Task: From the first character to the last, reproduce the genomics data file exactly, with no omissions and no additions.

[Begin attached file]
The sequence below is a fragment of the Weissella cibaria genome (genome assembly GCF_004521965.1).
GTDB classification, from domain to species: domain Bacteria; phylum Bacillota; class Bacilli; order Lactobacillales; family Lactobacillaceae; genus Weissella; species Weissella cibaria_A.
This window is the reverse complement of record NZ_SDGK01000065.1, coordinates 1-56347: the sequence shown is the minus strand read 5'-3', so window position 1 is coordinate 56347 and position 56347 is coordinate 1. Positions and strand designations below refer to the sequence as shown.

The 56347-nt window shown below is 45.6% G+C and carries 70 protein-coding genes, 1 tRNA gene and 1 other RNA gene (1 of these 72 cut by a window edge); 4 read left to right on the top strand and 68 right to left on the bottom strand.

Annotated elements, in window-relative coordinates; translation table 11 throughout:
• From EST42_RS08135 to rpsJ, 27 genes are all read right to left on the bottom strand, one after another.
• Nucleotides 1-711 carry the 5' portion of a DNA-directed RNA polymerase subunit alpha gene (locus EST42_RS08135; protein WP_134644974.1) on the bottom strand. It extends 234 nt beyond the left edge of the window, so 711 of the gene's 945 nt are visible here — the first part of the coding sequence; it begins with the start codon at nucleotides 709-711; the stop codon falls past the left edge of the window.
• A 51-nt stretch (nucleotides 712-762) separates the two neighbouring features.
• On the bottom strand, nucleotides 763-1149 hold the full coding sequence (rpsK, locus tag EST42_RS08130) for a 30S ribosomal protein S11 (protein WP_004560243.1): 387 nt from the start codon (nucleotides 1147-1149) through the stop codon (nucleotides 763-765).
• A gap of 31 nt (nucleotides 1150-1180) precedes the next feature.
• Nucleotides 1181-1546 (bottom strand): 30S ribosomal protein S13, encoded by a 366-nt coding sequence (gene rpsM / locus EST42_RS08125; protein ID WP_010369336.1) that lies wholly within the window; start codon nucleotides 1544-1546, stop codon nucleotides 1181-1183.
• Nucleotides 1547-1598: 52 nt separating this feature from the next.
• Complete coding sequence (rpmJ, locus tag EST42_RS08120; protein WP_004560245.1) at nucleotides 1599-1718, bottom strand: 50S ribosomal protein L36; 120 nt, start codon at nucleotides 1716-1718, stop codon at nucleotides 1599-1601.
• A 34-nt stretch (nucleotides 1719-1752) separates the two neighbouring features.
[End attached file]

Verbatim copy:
The sequence below is a fragment of the Weissella cibaria genome (genome assembly GCF_004521965.1).
GTDB classification, from domain to species: domain Bacteria; phylum Bacillota; class Bacilli; order Lactobacillales; family Lactobacillaceae; genus Weissella; species Weissella cibaria_A.
This window is the reverse complement of record NZ_SDGK01000065.1, coordinates 1-56347: the sequence shown is the minus strand read 5'-3', so window position 1 is coordinate 56347 and position 56347 is coordinate 1. Positions and strand designations below refer to the sequence as shown.

The 56347-nt window shown below is 45.6% G+C and carries 70 protein-coding genes, 1 tRNA gene and 1 other RNA gene (1 of these 72 cut by a window edge); 4 read left to right on the top strand and 68 right to left on the bottom strand.

Annotated elements, in window-relative coordinates; translation table 11 throughout:
• From EST42_RS08135 to rpsJ, 27 genes are all read right to left on the bottom strand, one after another.
• Nucleotides 1-711 carry the 5' portion of a DNA-directed RNA polymerase subunit alpha gene (locus EST42_RS08135; protein WP_134644974.1) on the bottom strand. It extends 234 nt beyond the left edge of the window, so 711 of the gene's 945 nt are visible here — the first part of the coding sequence; it begins with the start codon at nucleotides 709-711; the stop codon falls past the left edge of the window.
• A 51-nt stretch (nucleotides 712-762) separates the two neighbouring features.
• On the bottom strand, nucleotides 763-1149 hold the full coding sequence (rpsK, locus tag EST42_RS08130) for a 30S ribosomal protein S11 (protein WP_004560243.1): 387 nt from the start codon (nucleotides 1147-1149) through the stop codon (nucleotides 763-765).
• A gap of 31 nt (nucleotides 1150-1180) precedes the next feature.
• Nucleotides 1181-1546 (bottom strand): 30S ribosomal protein S13, encoded by a 366-nt coding sequence (gene rpsM / locus EST42_RS08125; protein ID WP_010369336.1) that lies wholly within the window; start codon nucleotides 1544-1546, stop codon nucleotides 1181-1183.
• Nucleotides 1547-1598: 52 nt separating this feature from the next.
• Complete coding sequence (rpmJ, locus tag EST42_RS08120; protein WP_004560245.1) at nucleotides 1599-1718, bottom strand: 50S ribosomal protein L36; 120 nt, start codon at nucleotides 1716-1718, stop codon at nucleotides 1599-1601.
• A 34-nt stretch (nucleotides 1719-1752) separates the two neighbouring features.